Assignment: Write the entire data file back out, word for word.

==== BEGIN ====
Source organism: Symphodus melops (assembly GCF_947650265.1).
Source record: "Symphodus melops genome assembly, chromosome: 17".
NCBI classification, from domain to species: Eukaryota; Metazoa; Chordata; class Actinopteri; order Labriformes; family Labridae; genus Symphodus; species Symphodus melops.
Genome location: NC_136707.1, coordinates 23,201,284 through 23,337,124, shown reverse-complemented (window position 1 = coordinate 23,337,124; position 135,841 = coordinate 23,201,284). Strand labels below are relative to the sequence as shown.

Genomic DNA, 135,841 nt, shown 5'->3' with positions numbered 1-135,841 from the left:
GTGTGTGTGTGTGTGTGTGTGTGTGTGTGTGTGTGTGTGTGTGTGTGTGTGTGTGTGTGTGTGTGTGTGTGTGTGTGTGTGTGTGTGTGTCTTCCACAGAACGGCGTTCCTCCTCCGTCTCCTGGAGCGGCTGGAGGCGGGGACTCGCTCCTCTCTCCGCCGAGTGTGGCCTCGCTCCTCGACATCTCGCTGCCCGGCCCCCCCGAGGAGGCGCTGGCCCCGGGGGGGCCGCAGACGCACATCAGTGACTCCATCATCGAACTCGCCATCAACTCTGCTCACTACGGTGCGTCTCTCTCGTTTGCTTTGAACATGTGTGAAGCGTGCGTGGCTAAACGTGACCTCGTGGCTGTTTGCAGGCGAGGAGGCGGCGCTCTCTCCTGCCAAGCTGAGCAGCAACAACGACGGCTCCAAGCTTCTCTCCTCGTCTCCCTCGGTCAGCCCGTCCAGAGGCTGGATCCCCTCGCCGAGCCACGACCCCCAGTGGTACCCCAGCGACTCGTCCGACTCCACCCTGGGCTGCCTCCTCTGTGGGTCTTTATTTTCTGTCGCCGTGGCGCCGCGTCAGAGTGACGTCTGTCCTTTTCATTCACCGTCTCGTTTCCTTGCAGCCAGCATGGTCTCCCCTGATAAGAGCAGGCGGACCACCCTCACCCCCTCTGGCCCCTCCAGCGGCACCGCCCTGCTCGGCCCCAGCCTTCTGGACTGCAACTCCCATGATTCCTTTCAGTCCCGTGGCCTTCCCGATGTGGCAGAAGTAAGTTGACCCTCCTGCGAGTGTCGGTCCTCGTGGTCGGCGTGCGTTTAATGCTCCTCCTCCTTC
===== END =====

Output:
Source organism: Symphodus melops (assembly GCF_947650265.1).
Source record: "Symphodus melops genome assembly, chromosome: 17".
NCBI classification, from domain to species: Eukaryota; Metazoa; Chordata; class Actinopteri; order Labriformes; family Labridae; genus Symphodus; species Symphodus melops.
Genome location: NC_136707.1, coordinates 23,201,284 through 23,337,124, shown reverse-complemented (window position 1 = coordinate 23,337,124; position 135,841 = coordinate 23,201,284). Strand labels below are relative to the sequence as shown.

Genomic DNA, 135,841 nt, shown 5'->3' with positions numbered 1-135,841 from the left:
GTGTGTGTGTGTGTGTGTGTGTGTGTGTGTGTGTGTGTGTGTGTGTGTGTGTGTGTGTGTGTGTGTGTGTGTGTGTGTGTGTGTGTGTGTCTTCCACAGAACGGCGTTCCTCCTCCGTCTCCTGGAGCGGCTGGAGGCGGGGACTCGCTCCTCTCTCCGCCGAGTGTGGCCTCGCTCCTCGACATCTCGCTGCCCGGCCCCCCCGAGGAGGCGCTGGCCCCGGGGGGGCCGCAGACGCACATCAGTGACTCCATCATCGAACTCGCCATCAACTCTGCTCACTACGGTGCGTCTCTCTCGTTTGCTTTGAACATGTGTGAAGCGTGCGTGGCTAAACGTGACCTCGTGGCTGTTTGCAGGCGAGGAGGCGGCGCTCTCTCCTGCCAAGCTGAGCAGCAACAACGACGGCTCCAAGCTTCTCTCCTCGTCTCCCTCGGTCAGCCCGTCCAGAGGCTGGATCCCCTCGCCGAGCCACGACCCCCAGTGGTACCCCAGCGACTCGTCCGACTCCACCCTGGGCTGCCTCCTCTGTGGGTCTTTATTTTCTGTCGCCGTGGCGCCGCGTCAGAGTGACGTCTGTCCTTTTCATTCACCGTCTCGTTTCCTTGCAGCCAGCATGGTCTCCCCTGATAAGAGCAGGCGGACCACCCTCACCCCCTCTGGCCCCTCCAGCGGCACCGCCCTGCTCGGCCCCAGCCTTCTGGACTGCAACTCCCATGATTCCTTTCAGTCCCGTGGCCTTCCCGATGTGGCAGAAGTAAGTTGACCCTCCTGCGAGTGTCGGTCCTCGTGGTCGGCGTGCGTTTAATGCTCCTCCTCCTTC